June 8, 2011
Panama City, Panama
This morning I enjoyed a sumptuous buffet breakfast at the Hotel RIU with my longtime friend and Panamanian attorney, Augusto. He’s just had a new baby, and from the way he was pounding the coffee, Augusto’s not getting much sleep.
He’s also swamped at the office; Augusto is a key figure in a rapidly growing practice area for his Panamanian law firm– tax compliance. Funny thing, though, it’s not Panamanian tax compliance, it’s US tax compliance.
There are a lot of Panamanians who, for one reason or another, have US citizenship. During Latin America’s tumultuous times several decades ago, many families with means temporarily moved to the United States so that they could watch the turmoil from their television sets instead of their living room windows.
Most of these families popped out a child or two while living in the US, and, per US law, those children were automatically US citizens.
A few years later, they moved back. The kids grew up in Panama, became adults in Panama, went on to take over the family business, etc. Along they way they had a number of bank accounts in Panama, owned Panamanian companies, formed Panamanian foundations, and definitely earned healthy profits.
As it turns out, however, those Panamanians who were born in the US were required to file tax returns and disclosure forms annually with the IRS, as well pay the US government its “fair share” of their income. And now, with so much stink being raised about offshore tax compliance for US citizens, these dual nationals find themselves caught in a tough situation.
Most were completely unaware and were recently tipped off by their local banker here in Panama, a conversation that went something like:
“Hey don’t you have US nationality as well as Panamanian? The US government is breathing down our necks to make sure customers are in compliance. You should see these stupid regulations they expect us to follow.”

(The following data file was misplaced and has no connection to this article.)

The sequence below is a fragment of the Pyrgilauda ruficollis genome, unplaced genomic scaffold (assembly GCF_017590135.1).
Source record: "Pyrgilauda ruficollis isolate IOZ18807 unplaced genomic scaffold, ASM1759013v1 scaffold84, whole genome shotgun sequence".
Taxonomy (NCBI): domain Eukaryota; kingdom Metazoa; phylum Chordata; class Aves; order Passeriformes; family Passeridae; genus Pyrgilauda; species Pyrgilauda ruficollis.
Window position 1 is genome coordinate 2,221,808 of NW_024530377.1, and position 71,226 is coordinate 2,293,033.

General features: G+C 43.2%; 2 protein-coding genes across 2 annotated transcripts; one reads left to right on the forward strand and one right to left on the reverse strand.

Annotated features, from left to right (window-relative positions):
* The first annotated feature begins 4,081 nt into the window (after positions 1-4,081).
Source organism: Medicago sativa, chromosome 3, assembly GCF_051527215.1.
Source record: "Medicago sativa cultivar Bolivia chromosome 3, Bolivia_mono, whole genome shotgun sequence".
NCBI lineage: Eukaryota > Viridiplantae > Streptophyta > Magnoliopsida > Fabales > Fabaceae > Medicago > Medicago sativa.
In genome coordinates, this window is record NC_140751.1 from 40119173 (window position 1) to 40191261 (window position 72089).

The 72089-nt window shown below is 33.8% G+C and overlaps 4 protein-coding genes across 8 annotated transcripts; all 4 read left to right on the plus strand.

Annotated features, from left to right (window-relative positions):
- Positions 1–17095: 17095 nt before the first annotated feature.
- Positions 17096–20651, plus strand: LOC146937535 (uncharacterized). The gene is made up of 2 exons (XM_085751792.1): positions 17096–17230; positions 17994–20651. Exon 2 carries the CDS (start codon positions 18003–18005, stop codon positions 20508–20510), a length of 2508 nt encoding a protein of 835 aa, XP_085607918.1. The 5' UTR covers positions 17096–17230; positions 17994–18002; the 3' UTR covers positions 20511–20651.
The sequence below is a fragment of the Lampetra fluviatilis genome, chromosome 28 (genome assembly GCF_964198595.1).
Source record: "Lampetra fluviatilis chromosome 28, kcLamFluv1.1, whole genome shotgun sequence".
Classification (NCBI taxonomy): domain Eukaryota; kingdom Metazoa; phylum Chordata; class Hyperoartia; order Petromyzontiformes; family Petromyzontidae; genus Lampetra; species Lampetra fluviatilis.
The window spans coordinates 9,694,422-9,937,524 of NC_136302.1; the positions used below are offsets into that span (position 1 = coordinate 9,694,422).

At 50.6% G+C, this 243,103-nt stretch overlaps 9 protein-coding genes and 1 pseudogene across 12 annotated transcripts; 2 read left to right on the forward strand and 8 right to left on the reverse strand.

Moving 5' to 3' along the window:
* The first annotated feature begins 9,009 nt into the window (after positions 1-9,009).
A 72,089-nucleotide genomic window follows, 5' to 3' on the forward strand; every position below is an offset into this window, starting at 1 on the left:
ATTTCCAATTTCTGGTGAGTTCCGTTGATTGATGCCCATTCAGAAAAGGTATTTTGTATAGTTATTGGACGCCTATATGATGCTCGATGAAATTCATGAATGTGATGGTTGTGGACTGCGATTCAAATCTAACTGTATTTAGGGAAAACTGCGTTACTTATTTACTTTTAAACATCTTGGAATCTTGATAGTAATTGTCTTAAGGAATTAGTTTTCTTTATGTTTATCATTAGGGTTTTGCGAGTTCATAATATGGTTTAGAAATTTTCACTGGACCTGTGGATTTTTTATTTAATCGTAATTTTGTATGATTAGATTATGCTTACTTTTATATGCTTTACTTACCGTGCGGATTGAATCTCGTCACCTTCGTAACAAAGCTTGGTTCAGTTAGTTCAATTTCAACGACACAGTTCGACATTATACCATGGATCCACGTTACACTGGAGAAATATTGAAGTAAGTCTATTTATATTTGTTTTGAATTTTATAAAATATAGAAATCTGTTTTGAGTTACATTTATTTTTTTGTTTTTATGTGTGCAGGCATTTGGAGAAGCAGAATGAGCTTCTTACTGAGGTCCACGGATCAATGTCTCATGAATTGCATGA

“Um… compliance for what?”
After a few uncomfortable phone calls, they find out that they’re obliged to file 10+ years’ worth of 1040’s, 5471’s, and FBARs, as well as pay steep tax bills with penalties and interest.
I have no doubt that a great many of these dual nationals are going to march down to the US embassy to renounce their citizenship. Unfortunately for them, they won’t even be ‘allowed’ to do so until they become tax compliant.
It’s amazing– many of these folks have never lived in the US, have never earned a penny of US-source income, and have never even heard of an FBAR… yet literally by accident of birth, they are now obligated under penalty of imprisonment to pay a huge portion of their assets to another government despite never having been made aware of such obligations.
What’s more, they can’t get out of it. They can’t even renounce this obligation without first paying off the debts that they never signed up for.
In 1762, Genevan philosopher Jean Jacques Rousseau argued in Du Contrat Social that while people are born free, they surrender a bit of sovereignty in exchange for the benefits of living in a society. For Rousseau, who is commonly held with John Locke as an important influence on US constitutional principles, this social contract has two willing counterparties.
In other words, the individual must volunteer to accept the obligations of society, as well as be free to leave at a time of his or her own choosing. Furthermore, the contract cannot be unilaterally altered without overt acceptance of the other party– if they decide to put their hands down our pants… to impose a draft… to triple tax rates, we should be free to leave.
Yet the system we have today is one in which people are simply born into obligations beyond their control, whether they like it or not, whether they even know it or not. Despite all of our plasma screen TVs, SUVs, and McMansion mortgages, this is nothing more than dressed-up serfdom, a system in which people exist to serve the state, not the other way around.